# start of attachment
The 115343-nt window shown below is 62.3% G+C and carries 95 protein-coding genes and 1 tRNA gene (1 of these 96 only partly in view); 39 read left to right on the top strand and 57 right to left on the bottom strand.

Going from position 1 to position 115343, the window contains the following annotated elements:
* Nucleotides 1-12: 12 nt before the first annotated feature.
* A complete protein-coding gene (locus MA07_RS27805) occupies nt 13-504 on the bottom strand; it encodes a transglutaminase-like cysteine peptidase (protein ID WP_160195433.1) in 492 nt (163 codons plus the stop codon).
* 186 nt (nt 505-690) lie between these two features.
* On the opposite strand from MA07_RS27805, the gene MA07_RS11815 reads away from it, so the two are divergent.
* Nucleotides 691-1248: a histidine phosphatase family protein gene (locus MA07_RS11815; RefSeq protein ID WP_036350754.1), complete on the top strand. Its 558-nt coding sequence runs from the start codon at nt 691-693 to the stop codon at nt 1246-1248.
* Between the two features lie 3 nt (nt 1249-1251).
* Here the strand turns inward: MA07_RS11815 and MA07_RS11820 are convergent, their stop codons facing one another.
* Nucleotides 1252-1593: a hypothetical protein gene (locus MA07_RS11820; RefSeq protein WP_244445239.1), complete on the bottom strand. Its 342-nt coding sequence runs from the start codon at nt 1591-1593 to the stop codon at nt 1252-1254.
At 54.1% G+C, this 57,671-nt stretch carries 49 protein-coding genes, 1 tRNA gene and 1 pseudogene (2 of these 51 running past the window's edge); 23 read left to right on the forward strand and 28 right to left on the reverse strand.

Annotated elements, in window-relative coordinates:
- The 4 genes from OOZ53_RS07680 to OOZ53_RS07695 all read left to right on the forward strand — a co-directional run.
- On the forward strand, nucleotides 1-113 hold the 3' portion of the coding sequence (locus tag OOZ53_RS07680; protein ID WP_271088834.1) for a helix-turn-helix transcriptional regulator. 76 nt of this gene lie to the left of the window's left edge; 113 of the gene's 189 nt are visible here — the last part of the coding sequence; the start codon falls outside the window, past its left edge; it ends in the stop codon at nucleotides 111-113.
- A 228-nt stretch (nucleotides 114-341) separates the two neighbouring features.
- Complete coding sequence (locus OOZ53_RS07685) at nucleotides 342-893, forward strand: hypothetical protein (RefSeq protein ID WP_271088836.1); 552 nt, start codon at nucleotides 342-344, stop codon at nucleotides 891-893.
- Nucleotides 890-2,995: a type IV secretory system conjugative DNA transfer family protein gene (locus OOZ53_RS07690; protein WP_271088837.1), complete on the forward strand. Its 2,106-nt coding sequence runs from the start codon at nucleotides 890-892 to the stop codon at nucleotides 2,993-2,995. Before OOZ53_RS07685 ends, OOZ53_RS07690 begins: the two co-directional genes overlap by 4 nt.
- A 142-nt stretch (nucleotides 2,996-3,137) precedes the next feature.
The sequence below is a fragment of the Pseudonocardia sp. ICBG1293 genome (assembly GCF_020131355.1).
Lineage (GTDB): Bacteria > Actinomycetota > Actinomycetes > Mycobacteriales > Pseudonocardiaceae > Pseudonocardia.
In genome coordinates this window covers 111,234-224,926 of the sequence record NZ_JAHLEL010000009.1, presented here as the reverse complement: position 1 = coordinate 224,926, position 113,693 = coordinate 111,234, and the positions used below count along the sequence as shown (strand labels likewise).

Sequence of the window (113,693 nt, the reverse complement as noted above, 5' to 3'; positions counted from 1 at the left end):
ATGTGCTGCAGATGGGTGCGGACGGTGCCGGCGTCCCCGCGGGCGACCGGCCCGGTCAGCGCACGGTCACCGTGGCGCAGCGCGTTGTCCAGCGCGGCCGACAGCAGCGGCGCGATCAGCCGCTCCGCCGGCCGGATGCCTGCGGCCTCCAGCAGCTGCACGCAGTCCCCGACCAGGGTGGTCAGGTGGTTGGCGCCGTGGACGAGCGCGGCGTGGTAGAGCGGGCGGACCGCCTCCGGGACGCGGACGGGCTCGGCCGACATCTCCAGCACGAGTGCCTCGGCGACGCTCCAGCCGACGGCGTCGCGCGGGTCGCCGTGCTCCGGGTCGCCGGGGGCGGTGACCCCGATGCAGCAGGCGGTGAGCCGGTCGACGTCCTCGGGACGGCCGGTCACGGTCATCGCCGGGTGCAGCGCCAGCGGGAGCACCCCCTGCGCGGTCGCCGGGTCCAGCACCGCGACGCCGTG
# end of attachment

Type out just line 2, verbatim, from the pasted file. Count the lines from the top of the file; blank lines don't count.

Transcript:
Going from position 1 to position 115343, the window contains the following annotated elements: